Cognitive anxiety typically comes from two places: fear of failure or inappropriate focus. It’s important to know that you are in control of your thinking. While the brain may be wired to worry, you still have the ability to logically think through these worries and refocus the mind more appropriately. It’s not always as easy as it sounds, but with practice one can create more effective mental habits. Consider this: the chemical reaction that occurs in the brain when excited is exactly the same as the chemical reaction that occurs when anxious. It’s all about perception!
Common Fears & Inappropriate Focal Points of Jiu-Jitsu Players:
1. Lack of confidence in set game plan, techniques, or cardio
2. Too much emphasis on the outcome of your match
3. Focus on emotions related to failure rather than success
4. High self-expectations (Double Gold!) and self-imposed pressure
5. Being un-tapered or physically tired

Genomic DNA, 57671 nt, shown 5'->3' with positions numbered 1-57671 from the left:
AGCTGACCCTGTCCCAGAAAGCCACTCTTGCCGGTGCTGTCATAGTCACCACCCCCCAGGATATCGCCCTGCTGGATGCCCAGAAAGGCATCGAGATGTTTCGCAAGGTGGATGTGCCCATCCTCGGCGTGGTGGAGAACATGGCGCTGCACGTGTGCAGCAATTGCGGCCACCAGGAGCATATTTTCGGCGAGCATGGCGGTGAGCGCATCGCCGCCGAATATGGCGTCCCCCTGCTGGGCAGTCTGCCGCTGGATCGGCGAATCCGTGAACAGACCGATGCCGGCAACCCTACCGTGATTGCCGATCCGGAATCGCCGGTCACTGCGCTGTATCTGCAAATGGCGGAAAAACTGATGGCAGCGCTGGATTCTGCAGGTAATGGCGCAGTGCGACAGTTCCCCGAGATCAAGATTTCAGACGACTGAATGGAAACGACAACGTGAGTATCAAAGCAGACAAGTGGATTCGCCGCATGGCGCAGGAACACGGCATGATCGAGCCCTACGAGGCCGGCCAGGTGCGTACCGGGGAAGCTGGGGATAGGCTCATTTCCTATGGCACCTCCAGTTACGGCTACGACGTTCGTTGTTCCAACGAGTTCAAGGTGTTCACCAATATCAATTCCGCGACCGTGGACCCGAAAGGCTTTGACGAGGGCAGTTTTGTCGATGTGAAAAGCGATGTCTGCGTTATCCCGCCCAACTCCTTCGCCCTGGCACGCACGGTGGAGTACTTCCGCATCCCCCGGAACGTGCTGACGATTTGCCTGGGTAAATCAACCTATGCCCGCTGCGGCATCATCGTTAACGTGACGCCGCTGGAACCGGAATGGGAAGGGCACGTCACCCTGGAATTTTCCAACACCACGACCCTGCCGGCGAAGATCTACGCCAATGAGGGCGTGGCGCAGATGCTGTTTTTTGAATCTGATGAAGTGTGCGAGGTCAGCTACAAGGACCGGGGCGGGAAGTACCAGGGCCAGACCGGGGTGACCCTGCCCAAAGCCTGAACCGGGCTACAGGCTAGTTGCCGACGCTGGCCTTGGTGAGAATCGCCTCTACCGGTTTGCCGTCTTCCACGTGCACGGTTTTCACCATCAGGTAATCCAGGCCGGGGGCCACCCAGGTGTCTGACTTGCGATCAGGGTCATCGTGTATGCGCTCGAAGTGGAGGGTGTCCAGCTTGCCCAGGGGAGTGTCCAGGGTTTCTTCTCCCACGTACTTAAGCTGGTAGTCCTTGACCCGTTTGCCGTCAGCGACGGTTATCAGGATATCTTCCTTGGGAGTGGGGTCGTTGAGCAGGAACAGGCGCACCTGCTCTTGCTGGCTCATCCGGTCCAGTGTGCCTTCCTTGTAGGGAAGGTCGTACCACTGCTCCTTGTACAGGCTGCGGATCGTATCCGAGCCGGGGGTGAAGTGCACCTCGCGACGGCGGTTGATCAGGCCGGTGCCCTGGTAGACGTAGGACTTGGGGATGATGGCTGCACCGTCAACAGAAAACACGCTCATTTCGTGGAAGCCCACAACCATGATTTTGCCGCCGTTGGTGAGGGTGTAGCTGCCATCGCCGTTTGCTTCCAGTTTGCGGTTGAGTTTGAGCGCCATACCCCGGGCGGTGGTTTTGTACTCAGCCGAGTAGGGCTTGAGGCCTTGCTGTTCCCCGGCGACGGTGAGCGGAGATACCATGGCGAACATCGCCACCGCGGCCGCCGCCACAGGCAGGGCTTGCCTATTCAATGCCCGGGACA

6. Lack of trust in instructor/coach
7. Returning from injury or illness
“Why does all this matter?”
“Know your enemy and know yourself and you can fight a hundred battles without disaster.” – Sun Tzu
Ah, the old art of war adage. It serves us in many respects, and, here, it rings true as ever. By understanding the different tenets of anxiety, it is easy to identify which symptoms you’re experiencing. Having distinguished between somatic and/or cognitive anxiety symptoms, a strategic plan of attack may be employed. Of course, the two tenets are interrelated, so it is important to understand that you can’t just address one of them and expect your performance anxiety to be quelled.